This may not be something you feel you can cope with straight after your surgery. Give yourself a bit of time. Once your wounds heal and you have time to come to terms with all that has happened to you, you will be more likely to feel able to do it. Some people like to involve their partner with this, but this is entirely up to you. Only you know how you will cope best.

Your doctor should be able to get you a set of dilators from the radiotherapy department, as women use them after internal radiotherapy for other gynaecological cancers.

This method of stretching the vaginal opening doesn't always work if scarring is severe. If you feel it is not making much difference to you, then let your doctor or nurse specialist know. Your surgeon may be able to do an operation using skin grafts to widen the vaginal opening.


Your sex life

Many women are able to return to having sex and sexual feelings after surgery for vulval cancer. But vulval surgery can affect your physical ability to have sex. And your emotions may change your sexual feelings for a while

After vulvectomy, some women find they have less sexual desire or find sex less pleasurable. Some may also have problems reaching orgasm. This is most likely to happen if you've had to have your clitoris removed. Encouragingly, women who've had surgery tell us that orgasm is possible, even if you've had your clitoris removed, but may take longer.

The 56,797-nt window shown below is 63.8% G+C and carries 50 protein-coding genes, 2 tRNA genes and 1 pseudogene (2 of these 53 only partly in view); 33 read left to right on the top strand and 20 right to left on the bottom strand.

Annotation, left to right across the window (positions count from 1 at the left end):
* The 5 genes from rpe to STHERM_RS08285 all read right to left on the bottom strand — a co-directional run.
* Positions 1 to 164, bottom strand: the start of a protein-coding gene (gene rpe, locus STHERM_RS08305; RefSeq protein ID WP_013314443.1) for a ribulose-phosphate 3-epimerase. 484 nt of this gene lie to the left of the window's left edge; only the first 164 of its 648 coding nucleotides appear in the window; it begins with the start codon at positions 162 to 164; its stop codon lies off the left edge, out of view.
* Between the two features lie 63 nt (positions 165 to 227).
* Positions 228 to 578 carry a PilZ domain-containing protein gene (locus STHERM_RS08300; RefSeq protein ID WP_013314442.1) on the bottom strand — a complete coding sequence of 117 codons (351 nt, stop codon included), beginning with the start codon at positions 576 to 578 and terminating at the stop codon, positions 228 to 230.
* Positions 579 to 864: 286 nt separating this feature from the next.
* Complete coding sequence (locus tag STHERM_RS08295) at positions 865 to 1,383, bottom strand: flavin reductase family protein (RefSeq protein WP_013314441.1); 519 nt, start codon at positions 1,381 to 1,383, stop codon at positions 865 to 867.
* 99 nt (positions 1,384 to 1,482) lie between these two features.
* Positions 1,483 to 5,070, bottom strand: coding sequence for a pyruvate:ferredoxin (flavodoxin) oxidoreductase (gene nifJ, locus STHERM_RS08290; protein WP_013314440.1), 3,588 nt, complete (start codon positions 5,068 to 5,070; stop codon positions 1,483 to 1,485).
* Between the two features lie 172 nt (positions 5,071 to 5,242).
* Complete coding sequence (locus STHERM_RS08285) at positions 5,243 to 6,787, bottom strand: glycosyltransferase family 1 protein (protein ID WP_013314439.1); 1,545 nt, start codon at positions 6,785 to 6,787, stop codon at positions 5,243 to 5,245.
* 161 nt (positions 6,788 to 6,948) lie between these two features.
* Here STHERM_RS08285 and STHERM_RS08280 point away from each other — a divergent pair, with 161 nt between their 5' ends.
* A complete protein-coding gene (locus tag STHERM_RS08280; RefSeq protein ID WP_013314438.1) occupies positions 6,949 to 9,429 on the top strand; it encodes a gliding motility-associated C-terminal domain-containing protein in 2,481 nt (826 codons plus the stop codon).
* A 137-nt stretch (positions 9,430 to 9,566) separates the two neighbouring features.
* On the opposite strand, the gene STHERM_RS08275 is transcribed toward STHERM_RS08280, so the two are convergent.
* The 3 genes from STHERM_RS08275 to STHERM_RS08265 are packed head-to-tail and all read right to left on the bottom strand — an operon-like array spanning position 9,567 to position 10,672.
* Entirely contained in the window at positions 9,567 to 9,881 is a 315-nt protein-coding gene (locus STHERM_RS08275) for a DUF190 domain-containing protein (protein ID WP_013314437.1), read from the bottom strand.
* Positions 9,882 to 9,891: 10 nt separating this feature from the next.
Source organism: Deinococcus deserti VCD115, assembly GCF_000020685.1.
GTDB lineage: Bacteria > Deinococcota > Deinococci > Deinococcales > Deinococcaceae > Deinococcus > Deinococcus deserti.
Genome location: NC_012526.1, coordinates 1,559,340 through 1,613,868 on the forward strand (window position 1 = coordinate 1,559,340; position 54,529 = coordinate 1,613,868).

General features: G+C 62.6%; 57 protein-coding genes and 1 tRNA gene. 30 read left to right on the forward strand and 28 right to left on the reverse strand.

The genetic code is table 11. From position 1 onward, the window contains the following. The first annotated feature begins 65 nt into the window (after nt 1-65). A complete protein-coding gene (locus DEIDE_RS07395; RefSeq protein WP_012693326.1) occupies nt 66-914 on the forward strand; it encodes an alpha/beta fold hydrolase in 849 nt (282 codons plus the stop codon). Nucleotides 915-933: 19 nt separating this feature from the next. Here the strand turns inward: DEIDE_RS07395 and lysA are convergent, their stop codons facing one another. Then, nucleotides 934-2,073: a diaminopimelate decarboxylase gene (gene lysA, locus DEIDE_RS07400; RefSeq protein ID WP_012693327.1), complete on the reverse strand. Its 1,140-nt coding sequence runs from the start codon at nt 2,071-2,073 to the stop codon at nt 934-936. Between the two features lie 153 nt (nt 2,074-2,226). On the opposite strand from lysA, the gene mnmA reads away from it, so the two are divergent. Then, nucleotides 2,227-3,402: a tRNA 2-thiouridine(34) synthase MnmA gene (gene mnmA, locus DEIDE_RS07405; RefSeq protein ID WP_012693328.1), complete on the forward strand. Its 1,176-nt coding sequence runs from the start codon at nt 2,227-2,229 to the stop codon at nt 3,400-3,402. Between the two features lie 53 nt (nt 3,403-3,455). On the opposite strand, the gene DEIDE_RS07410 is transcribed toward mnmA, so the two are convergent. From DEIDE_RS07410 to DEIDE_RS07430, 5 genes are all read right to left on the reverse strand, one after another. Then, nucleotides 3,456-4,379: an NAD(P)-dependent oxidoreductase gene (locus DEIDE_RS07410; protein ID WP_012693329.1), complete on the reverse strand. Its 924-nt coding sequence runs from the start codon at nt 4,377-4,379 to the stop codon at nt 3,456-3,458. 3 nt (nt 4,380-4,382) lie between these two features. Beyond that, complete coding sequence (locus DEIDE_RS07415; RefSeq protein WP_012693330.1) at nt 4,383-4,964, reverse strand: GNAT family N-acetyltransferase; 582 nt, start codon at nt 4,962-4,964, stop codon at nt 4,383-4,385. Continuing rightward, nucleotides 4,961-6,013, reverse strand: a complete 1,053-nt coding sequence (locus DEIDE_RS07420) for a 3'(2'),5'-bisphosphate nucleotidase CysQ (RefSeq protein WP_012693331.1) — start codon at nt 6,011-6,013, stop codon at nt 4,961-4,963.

You may also notice numbness in your genital area after a radical vulvectomy. This is caused by nerve damage, which is unavoidable during surgery. Nerves do heal, but very slowly. So the feeling may only start to come back months after your surgery.

Finding ways to cope with these changes can be hard, but not impossible. You can still enjoy a good sex life, but it may just take more time for you to relax and enjoy intimate touch and sex again. 

Read more about this in the living with vulval cancer section.


Numbness or tingling sensations

Surgery can cause some nerve damage. The side effects from nerve damage will depend on what type of operation you have. Many women do not have any noticeable effects.